There is nothing that makes a 40 year old woman (not mentioning any names) feel more ancient than when she is sitting in a classroom of college freshman. They are eager; eager to move around, full of life and full of hormones.
Some of us, on the other hand, are full of grocery lists. Our minds are spinning with car-pool details, school science projects, and soccer tournament dates. As much as I would LOVE the 20-year old body back, I will take a “Rain Check” on the 20-year old mind. That’s a fact.
Driving up to Seattle Pacific University on Monday… for Jacoby’s first day of college brought back a flood of memories. Had it really been 22 years since I walked on SPU campus for the first time? A cheerleader from Idaho that found great importance in the height of her hair. (80’s ROCKED)
I wish I could honestly say my first concern was grades, but what’s the point in lying. I was concerned about where all the cute boys were residing. Exactly WHICH dorms would they be living in?
Jacoby, on the other hand, was worried about parking. Yes, that’s what I said… parking. Would there be enough parking located near her first class of the day? (I know… it’s wrong and really sad.)
We DID find a spot and we were off. Here we were… walking to “Intro to Biblical Studies” together, Jacoby and her 40 year old mother. Once again, I was reminded of the “oddness” of our situation. What collage freshman do you know that wants to spend every minute on campus with their mom?
On a more serious note, my prayers changed from,
“Lord, promise me you will bless her for this”… to “Lord, please let some of these kids reach out and introduce themselves.”
Some of the students were intimidated by the wheelchair (understandably so) and some weren’t. There is no condemnation here. Hands down, I would have been one of the students who would have been afraid to reach out to anyone in a wheelchair. Not because I didn’t care, but just because it’s different and you don’t know WHAT to say. (FYI…A smile and “hello” works great!)
Words cannot even begin to express how thankful I was to the kids who smiled and made an effort to at least acknowledge her existence.
We made a great team that day, Jacoby and I. We were all about where the good snack machines were located and which handicap features on campus were ingenious inventions. (The new handicap bathroom stalls are STELLAR at SPU, might I add.)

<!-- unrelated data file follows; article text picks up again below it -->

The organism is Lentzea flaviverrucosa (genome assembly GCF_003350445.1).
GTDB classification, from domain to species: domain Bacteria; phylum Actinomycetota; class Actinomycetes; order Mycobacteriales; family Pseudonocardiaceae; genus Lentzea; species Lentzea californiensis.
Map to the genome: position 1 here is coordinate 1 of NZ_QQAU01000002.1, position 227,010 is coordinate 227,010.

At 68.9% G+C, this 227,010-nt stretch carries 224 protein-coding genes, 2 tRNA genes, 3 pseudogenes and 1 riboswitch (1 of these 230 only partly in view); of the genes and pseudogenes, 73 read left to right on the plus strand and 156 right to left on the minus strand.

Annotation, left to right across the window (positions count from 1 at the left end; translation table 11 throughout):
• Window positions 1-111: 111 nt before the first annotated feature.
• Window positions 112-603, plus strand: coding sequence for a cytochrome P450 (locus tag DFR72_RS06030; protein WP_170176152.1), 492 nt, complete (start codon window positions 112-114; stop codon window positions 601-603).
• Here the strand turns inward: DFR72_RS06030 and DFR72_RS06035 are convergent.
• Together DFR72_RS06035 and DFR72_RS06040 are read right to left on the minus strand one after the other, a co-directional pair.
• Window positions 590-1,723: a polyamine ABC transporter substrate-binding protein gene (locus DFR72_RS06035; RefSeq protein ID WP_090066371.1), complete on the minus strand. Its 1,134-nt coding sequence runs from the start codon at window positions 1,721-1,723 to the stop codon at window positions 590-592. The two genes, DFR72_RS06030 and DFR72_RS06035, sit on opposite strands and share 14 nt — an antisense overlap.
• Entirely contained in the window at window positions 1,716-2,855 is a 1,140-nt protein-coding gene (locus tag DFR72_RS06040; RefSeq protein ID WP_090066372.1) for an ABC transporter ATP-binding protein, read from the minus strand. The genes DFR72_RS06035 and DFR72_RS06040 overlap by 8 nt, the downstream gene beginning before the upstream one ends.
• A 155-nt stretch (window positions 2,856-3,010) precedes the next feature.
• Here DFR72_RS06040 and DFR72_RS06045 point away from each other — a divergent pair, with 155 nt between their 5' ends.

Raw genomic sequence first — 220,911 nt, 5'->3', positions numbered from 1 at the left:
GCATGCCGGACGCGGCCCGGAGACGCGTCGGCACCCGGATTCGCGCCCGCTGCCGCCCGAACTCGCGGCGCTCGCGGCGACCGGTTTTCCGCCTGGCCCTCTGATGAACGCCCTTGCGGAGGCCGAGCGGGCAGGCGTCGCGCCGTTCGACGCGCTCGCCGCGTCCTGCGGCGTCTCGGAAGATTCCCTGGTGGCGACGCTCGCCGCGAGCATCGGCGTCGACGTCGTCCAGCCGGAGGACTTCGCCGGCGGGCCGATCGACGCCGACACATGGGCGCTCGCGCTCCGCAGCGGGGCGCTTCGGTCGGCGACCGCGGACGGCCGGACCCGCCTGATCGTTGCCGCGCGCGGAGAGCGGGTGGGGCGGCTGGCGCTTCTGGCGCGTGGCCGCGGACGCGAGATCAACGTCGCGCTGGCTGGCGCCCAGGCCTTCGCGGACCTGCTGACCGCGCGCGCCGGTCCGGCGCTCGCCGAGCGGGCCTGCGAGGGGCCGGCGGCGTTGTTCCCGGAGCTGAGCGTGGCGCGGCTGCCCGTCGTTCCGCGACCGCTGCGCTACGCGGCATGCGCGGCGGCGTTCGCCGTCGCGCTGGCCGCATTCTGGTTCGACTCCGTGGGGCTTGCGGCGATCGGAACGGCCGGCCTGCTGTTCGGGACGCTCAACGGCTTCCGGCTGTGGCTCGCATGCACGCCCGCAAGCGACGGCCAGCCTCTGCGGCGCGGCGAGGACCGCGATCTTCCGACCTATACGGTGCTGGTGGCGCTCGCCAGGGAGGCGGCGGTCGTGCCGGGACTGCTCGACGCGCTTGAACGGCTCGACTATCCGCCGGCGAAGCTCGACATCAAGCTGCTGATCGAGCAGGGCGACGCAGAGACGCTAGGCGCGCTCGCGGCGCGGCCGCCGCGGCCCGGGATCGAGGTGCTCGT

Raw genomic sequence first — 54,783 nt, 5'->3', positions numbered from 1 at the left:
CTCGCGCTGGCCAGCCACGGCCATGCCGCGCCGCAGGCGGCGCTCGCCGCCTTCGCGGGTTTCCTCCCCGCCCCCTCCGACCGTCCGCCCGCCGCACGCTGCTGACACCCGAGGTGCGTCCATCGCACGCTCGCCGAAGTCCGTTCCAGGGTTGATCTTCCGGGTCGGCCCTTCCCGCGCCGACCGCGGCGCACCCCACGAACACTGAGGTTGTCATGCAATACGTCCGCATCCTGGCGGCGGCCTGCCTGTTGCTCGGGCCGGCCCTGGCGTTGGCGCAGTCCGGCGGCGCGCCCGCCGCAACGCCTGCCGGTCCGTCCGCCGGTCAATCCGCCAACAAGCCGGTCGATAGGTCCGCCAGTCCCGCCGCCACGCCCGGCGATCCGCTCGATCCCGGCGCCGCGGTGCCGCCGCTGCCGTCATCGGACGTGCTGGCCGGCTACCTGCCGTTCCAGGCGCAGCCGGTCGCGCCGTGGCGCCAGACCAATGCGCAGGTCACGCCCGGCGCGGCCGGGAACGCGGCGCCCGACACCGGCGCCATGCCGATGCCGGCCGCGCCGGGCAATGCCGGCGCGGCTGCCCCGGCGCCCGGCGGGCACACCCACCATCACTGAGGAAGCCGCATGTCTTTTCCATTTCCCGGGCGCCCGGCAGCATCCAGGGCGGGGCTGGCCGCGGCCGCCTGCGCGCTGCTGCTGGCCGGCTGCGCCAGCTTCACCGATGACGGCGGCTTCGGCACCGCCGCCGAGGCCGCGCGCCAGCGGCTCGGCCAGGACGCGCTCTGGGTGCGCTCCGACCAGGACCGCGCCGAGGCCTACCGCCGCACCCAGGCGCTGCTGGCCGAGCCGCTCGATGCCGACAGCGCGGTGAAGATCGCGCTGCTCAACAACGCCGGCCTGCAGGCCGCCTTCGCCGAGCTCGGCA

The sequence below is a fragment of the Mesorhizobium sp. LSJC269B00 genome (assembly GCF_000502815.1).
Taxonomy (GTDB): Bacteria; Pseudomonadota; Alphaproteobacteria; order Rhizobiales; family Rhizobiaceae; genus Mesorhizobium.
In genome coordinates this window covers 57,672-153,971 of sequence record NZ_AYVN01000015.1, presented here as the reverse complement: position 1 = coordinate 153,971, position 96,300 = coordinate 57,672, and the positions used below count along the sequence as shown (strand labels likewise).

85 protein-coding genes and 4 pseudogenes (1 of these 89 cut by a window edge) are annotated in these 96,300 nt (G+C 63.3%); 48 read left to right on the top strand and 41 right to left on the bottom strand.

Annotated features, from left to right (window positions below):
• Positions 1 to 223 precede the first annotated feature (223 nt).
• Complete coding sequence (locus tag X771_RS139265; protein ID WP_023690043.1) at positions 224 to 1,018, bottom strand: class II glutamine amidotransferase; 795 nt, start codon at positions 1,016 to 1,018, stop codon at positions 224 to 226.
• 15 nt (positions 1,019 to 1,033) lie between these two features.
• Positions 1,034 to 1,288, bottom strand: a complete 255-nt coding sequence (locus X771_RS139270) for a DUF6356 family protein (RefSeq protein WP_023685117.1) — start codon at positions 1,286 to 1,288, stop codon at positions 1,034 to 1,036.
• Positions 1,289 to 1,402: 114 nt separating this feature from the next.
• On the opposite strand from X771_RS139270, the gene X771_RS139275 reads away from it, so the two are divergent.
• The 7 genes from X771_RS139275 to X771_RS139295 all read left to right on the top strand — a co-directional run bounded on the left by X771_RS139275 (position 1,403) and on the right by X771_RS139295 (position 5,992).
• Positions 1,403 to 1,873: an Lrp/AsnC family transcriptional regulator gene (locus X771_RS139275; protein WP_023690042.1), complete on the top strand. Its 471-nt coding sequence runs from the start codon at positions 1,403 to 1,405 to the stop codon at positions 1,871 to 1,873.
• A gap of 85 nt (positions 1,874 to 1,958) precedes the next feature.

In all honesty, there are two intersecting thoughts to that day. One side reflects the harsh reality that a 19 year old child should not have handicap parking as their top concern the first day of school. Or, that their disability will prevent them from making friends simply because they are different.
However, there is another side of “hope” to this situation. (Thank God!)
Our hearts and our minds are aware and open now. My precious fiends, there is so much value in this ability. The ability to empathize. Since Jacoby’s accident that cold, fall evening, I notice people my ignorance would never have allowed me to notice before. Any disability, medical disease, or injury BREAKS my heart, yet enlarges my heart at the same time. How I esteem all of you who face these challenges!
NO PAIN… NO GAIN!
Somehow, even though she faces an uphill climb, I already know Jacoby will thrive at Seattle Pacific University. How do I know this? Because like so many other strong individuals I have been privileged to know, they use pain to push themselves… The uncomfortable, the unknown and the lonely are expected and strangely welcomed. She’ll push through until there is breakthrough; this I know for sure. It’s not going to be easy OR easy to watch, but I know I have to step back and let her make it her own. For it’s in the struggle that we grow strong.
Here’s where I need your help. I don’t know about you, but when I read or watch something encouraging, it inspires me to do the same. Would you be willing to comment and share a “strength builder” you are walking through right now, or have walked through? Even a favorite quote or verse that encourages or encouraged you.
Who knows how many of us are “hanging on for dear life” and could gain hope and strength from your struggle… your story.
Can’t wait to hear from you…